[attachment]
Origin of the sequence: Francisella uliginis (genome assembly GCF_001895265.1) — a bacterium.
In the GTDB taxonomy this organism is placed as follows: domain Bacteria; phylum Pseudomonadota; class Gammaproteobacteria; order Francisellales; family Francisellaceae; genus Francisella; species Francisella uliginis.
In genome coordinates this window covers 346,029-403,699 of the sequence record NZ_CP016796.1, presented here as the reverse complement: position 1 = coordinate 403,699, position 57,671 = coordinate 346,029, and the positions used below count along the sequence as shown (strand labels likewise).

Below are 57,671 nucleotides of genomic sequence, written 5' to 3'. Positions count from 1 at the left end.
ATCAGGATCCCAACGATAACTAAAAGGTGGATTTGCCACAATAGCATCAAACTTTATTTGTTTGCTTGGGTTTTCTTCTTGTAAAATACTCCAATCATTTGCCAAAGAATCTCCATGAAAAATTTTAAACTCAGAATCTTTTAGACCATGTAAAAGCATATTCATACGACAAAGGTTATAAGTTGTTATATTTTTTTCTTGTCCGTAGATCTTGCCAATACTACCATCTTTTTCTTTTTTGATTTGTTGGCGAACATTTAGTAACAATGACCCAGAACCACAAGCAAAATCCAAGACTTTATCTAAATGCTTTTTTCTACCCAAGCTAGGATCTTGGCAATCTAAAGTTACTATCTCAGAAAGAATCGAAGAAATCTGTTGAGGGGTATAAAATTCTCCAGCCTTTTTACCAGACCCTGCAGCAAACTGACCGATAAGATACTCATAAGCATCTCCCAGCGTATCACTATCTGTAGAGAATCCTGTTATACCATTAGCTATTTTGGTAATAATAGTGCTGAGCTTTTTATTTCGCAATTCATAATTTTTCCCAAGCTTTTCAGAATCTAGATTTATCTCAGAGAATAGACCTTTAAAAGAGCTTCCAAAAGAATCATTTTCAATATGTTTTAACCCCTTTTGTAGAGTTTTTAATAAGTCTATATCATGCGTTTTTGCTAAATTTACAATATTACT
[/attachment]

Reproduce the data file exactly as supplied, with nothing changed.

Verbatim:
Origin of the sequence: Francisella uliginis (genome assembly GCF_001895265.1) — a bacterium.
In the GTDB taxonomy this organism is placed as follows: domain Bacteria; phylum Pseudomonadota; class Gammaproteobacteria; order Francisellales; family Francisellaceae; genus Francisella; species Francisella uliginis.
In genome coordinates this window covers 346,029-403,699 of the sequence record NZ_CP016796.1, presented here as the reverse complement: position 1 = coordinate 403,699, position 57,671 = coordinate 346,029, and the positions used below count along the sequence as shown (strand labels likewise).

Below are 57,671 nucleotides of genomic sequence, written 5' to 3'. Positions count from 1 at the left end.
ATCAGGATCCCAACGATAACTAAAAGGTGGATTTGCCACAATAGCATCAAACTTTATTTGTTTGCTTGGGTTTTCTTCTTGTAAAATACTCCAATCATTTGCCAAAGAATCTCCATGAAAAATTTTAAACTCAGAATCTTTTAGACCATGTAAAAGCATATTCATACGACAAAGGTTATAAGTTGTTATATTTTTTTCTTGTCCGTAGATCTTGCCAATACTACCATCTTTTTCTTTTTTGATTTGTTGGCGAACATTTAGTAACAATGACCCAGAACCACAAGCAAAATCCAAGACTTTATCTAAATGCTTTTTTCTACCCAAGCTAGGATCTTGGCAATCTAAAGTTACTATCTCAGAAAGAATCGAAGAAATCTGTTGAGGGGTATAAAATTCTCCAGCCTTTTTACCAGACCCTGCAGCAAACTGACCGATAAGATACTCATAAGCATCTCCCAGCGTATCACTATCTGTAGAGAATCCTGTTATACCATTAGCTATTTTGGTAATAATAGTGCTGAGCTTTTTATTTCGCAATTCATAATTTTTCCCAAGCTTTTCAGAATCTAGATTTATCTCAGAGAATAGACCTTTAAAAGAGCTTCCAAAAGAATCATTTTCAATATGTTTTAACCCCTTTTGTAGAGTTTTTAATAAGTCTATATCATGCGTTTTTGCTAAATTTACAATATTACT